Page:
Non-state week 2014: Guam – delinking judicial salaries from legislative ones; changing Chief Justices terms

Among the bills being considered by the 32nd Guam Legislature (Liheslaturan Guåhan) affecting the courts are:

Bill 307-32 Authorizes Judicial Council to adopt pay schedules and plans for salary and benefit increases for non-law enforcement employees of the judiciary. Appropriates $510,000 for same. Passed Liheslaturan Guåhan 6/16/14. Signed into law 6/24/14.

Bill 276-32 Eliminates practice where salary of Guam Senators is automatically set as 50% of Superior Court of Guam Judge’s salary. In Rules Committee.

HB 243 – 32 Implements law enforcement pay adjustments for law enforcement within Unified Judiciary of Guam. In Appropriations Committee.

HB 161 – 32 Creates veterans courts within the Judiciary of Guam. Passed Liheslaturan Guåhan 11/12/13. Signed into law 11/27/13.

HB 144 – 32 Requires Department of Administration identify funds necessary to address merit bonus compensation for Judiciary of Guam employees. In Appropriations Committee.

HB 39 -32 Repeals existing law that no Chief Justice may succeed himself or herself in office. Allows Chief Justice to serve two successive terms and allows Chief Justice to serve again after at least one full term has intervened. In Judiciary Committee.

Non-state week 2014: A look at legislation affecting the non-state courts of the United States

Since its establishment in 2006 as a set of spreadsheets, Gavel to Gavel maintained itself as “A review of state legislation affecting the courts.” However, this has admitted and regrettably given short shrift to the other parts of the United States that are not states:

  1. Territory of American Samoa
  2. Territory of Guam
  3. Commonwealth of the Northern Mariana Islands
  4. Commonwealth of Puerto Rico
  5. United States Virgin Islands
  6. District of Columbia

In 2011 Gavel to Gavel began a semi-regular practice of focusing a week on these specific non-states and that practice continues for a week starting today.

Guam State of the Judiciary: “One of the wisest investments of time and resources that our government can make is making our court system as hospitable and secure as possible”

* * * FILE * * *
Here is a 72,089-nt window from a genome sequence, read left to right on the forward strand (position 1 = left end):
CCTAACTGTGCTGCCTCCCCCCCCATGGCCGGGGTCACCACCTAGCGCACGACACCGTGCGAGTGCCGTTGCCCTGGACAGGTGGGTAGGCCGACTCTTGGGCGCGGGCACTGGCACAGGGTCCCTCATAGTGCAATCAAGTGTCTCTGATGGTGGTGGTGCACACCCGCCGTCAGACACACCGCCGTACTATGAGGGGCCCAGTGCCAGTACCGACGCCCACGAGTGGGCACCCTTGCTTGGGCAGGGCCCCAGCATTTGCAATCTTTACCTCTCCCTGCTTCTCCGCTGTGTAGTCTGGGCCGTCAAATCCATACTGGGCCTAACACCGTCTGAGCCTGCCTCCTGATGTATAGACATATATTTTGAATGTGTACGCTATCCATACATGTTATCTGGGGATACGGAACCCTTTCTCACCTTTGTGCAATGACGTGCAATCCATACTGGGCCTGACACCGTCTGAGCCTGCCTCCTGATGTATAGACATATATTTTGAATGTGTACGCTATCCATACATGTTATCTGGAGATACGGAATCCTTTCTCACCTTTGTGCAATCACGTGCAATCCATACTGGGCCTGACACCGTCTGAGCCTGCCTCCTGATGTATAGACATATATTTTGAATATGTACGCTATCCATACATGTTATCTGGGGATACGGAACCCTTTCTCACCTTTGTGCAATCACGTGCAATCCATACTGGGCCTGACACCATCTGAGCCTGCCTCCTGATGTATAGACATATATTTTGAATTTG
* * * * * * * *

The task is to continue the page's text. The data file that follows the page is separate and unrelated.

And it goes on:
Guam’s Chief Justice, F. Philip Carbullido, delivered his 2012 State of the Judiciary Address on May 1, 2012 to the 31st Guam Legislature (Liheslaturan Guåhan).

Portions of the Chief Justice’s Address are below:

Preserving Our Mission, Protecting the Rule of Law: A fair, efficient, and fully functioning court system provides businesses with the necessary confidence to invest in an area, by ensuring that their investments are fully protected under the rule of law… The protection provided by the court system is what makes it possible for our citizens to innovate and enjoy the fruits of their labor, while protecting their rights and the rights of others; it is what attracts investors and it’s what gives our local people the security they need to venture into business in the hopes of growing our economy and improving their standard of living.

CMS: For the Judiciary, the new CMS means that we can more effectively allocate our workload and maintain the most efficient operation possible… The Judiciary is moving with the national trend of becoming a paper-on-demand court. As part of Phase II of our CMS, we will implement e-filing in the Superior Court – an option that, until now, has only been available in the Supreme Court.

Strategic Plan: The Judiciary’s Strategic Plan is our way forward, our blueprint for the next 3 – 5 years. It’s how we know where we need to be, and it’s the surest set of directions on how to get there… Many of our strategic projects are focused on solutions designed to address all issues of timeliness – from getting a case moved through the system more quickly, to decreasing the time it takes to complete routine court business.